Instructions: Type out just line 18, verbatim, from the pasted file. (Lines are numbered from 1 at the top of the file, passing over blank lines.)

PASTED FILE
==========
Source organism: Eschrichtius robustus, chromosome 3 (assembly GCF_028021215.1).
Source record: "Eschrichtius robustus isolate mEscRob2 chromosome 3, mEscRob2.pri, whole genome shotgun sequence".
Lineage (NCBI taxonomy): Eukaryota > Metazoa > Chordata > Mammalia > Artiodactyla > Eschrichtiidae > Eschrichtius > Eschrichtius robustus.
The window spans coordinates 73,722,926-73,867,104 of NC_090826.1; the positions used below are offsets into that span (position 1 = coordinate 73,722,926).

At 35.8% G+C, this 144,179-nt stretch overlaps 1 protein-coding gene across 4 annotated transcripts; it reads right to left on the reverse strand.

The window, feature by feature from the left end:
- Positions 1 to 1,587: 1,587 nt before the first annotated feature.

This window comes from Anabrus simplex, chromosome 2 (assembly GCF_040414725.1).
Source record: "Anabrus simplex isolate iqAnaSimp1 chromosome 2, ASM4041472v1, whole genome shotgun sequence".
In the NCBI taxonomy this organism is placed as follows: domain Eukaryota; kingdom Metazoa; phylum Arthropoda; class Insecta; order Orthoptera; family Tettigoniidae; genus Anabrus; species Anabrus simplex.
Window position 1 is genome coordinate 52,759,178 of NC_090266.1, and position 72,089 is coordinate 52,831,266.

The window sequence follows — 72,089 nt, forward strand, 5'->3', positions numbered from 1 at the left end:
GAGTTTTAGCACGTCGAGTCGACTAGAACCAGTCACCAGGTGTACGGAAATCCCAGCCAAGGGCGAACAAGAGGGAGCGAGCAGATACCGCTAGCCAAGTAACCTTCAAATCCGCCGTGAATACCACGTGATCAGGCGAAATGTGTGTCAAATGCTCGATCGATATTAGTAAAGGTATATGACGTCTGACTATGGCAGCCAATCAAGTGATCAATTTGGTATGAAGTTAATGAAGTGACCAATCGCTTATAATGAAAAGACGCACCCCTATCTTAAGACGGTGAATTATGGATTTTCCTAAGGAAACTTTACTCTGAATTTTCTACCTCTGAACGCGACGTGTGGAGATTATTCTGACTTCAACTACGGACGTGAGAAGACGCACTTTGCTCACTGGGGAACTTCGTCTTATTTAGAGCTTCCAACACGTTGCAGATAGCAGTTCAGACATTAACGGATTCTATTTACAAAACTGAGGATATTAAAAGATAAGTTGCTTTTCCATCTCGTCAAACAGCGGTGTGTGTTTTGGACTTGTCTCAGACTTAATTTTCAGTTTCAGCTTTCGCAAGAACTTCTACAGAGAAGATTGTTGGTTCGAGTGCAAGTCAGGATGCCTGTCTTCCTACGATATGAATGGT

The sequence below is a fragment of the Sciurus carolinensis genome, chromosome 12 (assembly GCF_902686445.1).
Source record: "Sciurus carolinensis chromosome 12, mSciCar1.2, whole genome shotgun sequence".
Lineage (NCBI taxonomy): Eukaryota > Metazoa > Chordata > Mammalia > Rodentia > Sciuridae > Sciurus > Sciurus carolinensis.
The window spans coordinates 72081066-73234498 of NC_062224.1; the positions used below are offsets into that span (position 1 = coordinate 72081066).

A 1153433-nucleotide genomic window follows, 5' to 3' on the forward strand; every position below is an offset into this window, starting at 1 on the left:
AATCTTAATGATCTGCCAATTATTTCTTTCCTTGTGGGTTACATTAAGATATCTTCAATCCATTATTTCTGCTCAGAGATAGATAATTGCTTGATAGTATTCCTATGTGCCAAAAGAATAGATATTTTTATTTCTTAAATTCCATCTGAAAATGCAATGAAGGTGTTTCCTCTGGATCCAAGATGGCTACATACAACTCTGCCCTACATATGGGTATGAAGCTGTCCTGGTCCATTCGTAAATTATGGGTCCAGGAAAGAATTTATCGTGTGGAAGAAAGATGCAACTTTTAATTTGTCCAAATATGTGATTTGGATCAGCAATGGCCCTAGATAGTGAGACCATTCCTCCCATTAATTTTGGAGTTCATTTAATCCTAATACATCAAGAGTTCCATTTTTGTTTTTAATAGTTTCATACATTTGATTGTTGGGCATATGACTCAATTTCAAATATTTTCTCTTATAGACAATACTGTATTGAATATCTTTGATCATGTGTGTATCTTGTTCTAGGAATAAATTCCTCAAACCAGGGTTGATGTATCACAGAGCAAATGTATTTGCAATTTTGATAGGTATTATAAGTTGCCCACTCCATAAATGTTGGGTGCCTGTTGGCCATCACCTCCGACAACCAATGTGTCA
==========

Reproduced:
A 1153433-nucleotide genomic window follows, 5' to 3' on the forward strand; every position below is an offset into this window, starting at 1 on the left: